Have you ever paid the wrong person or sent money to the wrong account? If so, you’re far from alone.
Figures from payments firm VibePay last year suggested that around a quarter of people have accidentally misdirected a payment, with one in 10 having done so in the last year alone.
And while the typical sums involved were not life-changing, at an average of £118, there are plenty of people making mistakes when moving much more significant sums.
What’s more, the firm’s study found that more than a quarter (28%) who made a mistake when transferring money never got it back.
So what are the rules when it comes to misdirected payments? And how do you go about getting the money sent to the correct destination?
Paid the wrong person: your rights
Back in 2014 the Payments Council ‒ which is now part of UK Finance ‒ introduced a voluntary code of conduct for banks and building societies to follow when it comes to these ‘misdirected payments’.
That code was strengthened two years later, and set out the following commitments:
- If you notify your bank/building society you’ve made a misdirected payment, they will start looking into it properly within two days;
- Where they find “clear evidence of a genuine mistake” they will contact the receiving bank on your behalf to request the money isn’t spent. So long as the recipient doesn’t dispute your claim, you should then get a refund of the money within 20 working days;
- Even in less clear-cut cases, your bank will still contact the receiving bank to ask for consent to debit the account of the person that received the cash, though no funds will be removed without that consent;
- If the funds can’t be returned through this process, your bank will outline the various options open to you, such as court action against the person that received the funds.
The quicker that you can get in contact with your account provider to explain the issue ‒ particularly if you can detail exactly what you got wrong when entering the recipient account details ‒ the better.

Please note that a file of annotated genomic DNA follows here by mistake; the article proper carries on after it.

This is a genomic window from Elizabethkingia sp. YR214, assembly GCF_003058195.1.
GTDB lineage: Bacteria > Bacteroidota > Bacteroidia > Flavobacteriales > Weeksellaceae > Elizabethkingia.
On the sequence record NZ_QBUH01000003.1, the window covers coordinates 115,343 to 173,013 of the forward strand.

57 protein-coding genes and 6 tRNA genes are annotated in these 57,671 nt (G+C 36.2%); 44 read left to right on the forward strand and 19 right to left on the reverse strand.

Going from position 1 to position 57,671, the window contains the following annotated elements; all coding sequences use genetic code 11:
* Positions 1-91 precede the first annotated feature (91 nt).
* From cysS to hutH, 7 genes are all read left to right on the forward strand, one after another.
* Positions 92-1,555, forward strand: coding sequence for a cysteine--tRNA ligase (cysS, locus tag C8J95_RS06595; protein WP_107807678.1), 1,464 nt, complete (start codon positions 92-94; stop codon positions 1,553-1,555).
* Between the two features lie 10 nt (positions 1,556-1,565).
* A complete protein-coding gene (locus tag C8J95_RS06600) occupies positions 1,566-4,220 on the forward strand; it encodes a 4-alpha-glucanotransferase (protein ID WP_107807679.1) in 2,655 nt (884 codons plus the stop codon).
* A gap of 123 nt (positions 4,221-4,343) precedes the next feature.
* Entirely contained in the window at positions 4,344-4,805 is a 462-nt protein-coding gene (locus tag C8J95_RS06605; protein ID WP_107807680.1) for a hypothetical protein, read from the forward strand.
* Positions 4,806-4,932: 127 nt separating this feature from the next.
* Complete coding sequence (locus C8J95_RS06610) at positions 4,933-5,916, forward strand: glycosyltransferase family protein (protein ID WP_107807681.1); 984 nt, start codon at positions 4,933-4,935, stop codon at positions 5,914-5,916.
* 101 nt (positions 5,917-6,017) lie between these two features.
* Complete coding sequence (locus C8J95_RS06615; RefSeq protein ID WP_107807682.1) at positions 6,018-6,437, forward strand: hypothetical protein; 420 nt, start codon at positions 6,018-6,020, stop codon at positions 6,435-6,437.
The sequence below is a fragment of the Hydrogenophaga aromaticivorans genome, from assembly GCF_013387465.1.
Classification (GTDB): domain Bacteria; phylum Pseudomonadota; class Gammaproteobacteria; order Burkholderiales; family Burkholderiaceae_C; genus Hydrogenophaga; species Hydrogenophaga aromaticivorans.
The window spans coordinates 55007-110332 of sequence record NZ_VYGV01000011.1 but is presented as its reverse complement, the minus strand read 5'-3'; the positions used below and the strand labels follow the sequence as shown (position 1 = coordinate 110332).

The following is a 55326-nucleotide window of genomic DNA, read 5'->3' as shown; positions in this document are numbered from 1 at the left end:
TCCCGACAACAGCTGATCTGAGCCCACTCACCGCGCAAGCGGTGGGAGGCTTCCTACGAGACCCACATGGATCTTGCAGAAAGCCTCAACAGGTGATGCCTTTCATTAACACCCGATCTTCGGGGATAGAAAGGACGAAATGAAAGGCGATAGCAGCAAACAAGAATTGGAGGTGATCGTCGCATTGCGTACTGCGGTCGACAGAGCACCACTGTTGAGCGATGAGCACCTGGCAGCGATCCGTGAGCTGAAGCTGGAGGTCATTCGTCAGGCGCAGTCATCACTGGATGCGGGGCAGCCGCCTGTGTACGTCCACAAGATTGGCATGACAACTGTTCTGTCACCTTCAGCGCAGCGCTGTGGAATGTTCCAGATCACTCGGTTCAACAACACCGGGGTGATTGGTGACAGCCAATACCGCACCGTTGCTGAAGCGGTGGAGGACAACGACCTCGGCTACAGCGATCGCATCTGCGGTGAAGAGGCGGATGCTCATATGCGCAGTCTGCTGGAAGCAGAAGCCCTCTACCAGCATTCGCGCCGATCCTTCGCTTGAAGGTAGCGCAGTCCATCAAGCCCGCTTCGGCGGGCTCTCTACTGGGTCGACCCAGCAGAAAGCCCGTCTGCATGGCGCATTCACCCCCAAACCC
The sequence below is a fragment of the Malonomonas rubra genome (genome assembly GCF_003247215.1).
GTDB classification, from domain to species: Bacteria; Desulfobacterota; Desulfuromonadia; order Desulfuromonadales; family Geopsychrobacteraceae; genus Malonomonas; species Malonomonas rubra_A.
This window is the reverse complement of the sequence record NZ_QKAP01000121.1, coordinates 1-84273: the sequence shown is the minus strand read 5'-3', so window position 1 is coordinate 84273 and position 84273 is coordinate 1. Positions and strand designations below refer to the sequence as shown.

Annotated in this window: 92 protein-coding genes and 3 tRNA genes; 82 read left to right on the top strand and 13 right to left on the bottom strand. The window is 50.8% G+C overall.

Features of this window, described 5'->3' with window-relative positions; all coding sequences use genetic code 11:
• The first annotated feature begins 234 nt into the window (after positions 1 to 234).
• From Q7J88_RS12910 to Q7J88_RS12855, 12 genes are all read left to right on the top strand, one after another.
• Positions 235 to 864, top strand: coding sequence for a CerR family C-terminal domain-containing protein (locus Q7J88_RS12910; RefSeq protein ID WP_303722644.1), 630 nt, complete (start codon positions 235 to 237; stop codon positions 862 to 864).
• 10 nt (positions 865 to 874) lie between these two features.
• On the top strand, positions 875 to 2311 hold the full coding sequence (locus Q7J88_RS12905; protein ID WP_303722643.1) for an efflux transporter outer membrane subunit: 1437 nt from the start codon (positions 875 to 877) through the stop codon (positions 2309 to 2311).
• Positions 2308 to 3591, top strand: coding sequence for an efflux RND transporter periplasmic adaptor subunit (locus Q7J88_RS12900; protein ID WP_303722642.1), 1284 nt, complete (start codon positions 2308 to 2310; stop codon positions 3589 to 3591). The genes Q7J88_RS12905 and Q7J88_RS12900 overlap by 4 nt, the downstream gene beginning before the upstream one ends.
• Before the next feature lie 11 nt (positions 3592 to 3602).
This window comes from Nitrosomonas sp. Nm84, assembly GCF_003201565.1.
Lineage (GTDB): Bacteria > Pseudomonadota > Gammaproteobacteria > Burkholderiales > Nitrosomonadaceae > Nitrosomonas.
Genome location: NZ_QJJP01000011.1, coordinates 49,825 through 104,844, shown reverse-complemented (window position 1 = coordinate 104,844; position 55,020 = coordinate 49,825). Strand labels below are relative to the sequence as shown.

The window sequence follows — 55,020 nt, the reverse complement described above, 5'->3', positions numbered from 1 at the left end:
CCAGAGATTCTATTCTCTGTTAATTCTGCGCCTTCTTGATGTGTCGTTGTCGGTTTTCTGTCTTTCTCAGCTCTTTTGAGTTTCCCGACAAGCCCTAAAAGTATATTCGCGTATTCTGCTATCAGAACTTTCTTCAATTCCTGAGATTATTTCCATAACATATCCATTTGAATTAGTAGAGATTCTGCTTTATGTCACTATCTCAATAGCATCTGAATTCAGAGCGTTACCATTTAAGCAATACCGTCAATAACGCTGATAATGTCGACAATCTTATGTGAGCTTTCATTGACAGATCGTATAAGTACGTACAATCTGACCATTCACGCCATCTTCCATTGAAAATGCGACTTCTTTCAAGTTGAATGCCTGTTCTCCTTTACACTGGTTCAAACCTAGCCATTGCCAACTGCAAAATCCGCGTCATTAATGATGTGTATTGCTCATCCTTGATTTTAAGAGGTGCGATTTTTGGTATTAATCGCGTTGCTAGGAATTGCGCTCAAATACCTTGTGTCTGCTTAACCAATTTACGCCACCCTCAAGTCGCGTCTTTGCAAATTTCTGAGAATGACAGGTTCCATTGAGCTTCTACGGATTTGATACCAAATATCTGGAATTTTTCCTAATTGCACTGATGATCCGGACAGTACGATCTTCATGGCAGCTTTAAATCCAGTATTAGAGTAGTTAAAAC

However, the big problem with the code of conduct is that there is no guarantee that you’ll get that money back.
If the person who received the cash does not play ball, then you are going to have to explore your legal options.
It’s worth remembering that if they spend it, they are effectively committing a crime, so you should get the police involved too.
Reducing the chances of a payment mistake
Given the ‘protections’ in place only actually help you if you happen to mistakenly transfer your cash to someone reasonable, it’s essential that you do whatever you can to ensure that you don’t make a mistake in the first place.
The advice here is really pretty straightforward ‒ be as vigilant as you possibly can to ensure that any details you put in, whether that’s the account number, sort code or the sum being transferred, are all correct.
If you're sending a large amount to another person, it might be worth doing a 'dummy' transfer of £1.
Once you get confirmation that the money has arrived, you can then send the funds.
'I sent £193,000 to the wrong account'
The danger of getting it wrong when transferring cash online has been demonstrated to a heartbreaking degree by the example of Peter Teich, 74, from Cambridge.
Teich was due to receive an inheritance payment worth £193,000, but when he handed over his account details he got one figure in the sort code wrong.
It was only after his sister’s share of the inheritance turned up in her account, with nothing in his bank account, that he realised the error.
You’d think this would be fairly simple to rectify, but according to Teich’s retelling in The Guardian, the Barclays customer who received the cash refused to give it back, while the bank claimed it was powerless to intervene as they had not made the error.
Teich was forced to spend thousands of pounds on legal proceedings in order to get what was rightfully his, and then had to battle to get Barclays to cover those legal costs.
In a statement, the bank said: "After taking a closer look at this situation, we can confirm that Mr Teich can expect the fees he has incurred to be refunded in full with interest, together with a payment for the distress and inconvenience this matter has caused."
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